Should Convicted Sex Offenders Names be Made Public?
University of Phoenix
August 23, 2010
Dr. Fenton Dixon
Should Convicted Sex Offender’s Names be Made Public?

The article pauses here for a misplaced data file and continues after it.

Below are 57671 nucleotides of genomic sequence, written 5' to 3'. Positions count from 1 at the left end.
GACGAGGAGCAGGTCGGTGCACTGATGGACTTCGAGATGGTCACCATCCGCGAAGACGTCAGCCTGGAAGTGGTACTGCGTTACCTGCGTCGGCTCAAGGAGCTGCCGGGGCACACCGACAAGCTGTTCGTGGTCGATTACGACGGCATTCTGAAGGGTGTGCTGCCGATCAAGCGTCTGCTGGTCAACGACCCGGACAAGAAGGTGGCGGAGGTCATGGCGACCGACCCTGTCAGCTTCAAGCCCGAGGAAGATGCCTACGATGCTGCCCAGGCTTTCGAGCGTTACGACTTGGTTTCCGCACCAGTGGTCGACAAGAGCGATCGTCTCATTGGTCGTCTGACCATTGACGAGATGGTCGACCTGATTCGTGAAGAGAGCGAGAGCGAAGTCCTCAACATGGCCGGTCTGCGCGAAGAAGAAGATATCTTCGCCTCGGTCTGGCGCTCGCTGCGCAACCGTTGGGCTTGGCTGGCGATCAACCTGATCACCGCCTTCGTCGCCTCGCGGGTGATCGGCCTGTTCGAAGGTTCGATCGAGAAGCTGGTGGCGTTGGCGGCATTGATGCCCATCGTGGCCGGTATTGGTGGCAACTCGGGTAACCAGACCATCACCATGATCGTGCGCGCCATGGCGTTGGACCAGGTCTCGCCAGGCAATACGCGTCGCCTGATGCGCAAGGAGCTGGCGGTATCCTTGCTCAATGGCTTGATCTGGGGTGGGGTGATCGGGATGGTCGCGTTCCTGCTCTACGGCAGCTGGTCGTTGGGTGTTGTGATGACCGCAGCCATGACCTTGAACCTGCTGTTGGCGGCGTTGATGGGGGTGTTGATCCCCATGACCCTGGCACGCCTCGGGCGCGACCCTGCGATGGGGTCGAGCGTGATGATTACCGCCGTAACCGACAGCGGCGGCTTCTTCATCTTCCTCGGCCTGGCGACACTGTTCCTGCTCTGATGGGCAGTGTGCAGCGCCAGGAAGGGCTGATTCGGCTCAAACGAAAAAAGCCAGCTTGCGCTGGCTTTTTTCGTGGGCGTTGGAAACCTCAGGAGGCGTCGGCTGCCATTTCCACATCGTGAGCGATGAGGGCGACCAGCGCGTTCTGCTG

American’s encompass diverse opinions on whether a convicted sex offender’s name should be made public. “Although passionately espoused arguments exist on all sides of the issue, very little academic or policy research has been conducted on the actual positive and negative effects of Internet notification” (Irwin, Delson, Kokish, Tobin, 2004, p. 4). According to the research, several causes exist for keeping convicted sex offender’s names private. However, for the purpose of this essay, the writer will investigate the following: (1) anxiety; (2) information; (3) distress, and (4) trauma. Awareness of these causes and supporting arguments could be significant for determining what direction to pursue. First, publically displaying convicted sex offender’s names cause unnecessary anxiety, not only to the offender, but also to the public. Citizens in society often feel more anxious knowing that there is a convicted sex offender residing in the vicinity around them. Most often citizens do not know the specifics of the crime the offender has been charged with. Offenders can have their name put on the registry list for something as undemanding as mooning. With the citizens not knowing the circumstances they are panic stricken for no legitimate reason. “As sex offender registration and public notification laws begin to identify an increasing number of offenders, these laws will create increasing levels of panic and possibly may begin to terrorize communities” (Freeman-Longo, 2000, p. 8). Second, with the increasing number of convicted sex offenders registering, there is also an increased risk for publicizing inaccurate information. If a convicted sex offender provides the incorrect address when registering then an innocent person’s address...
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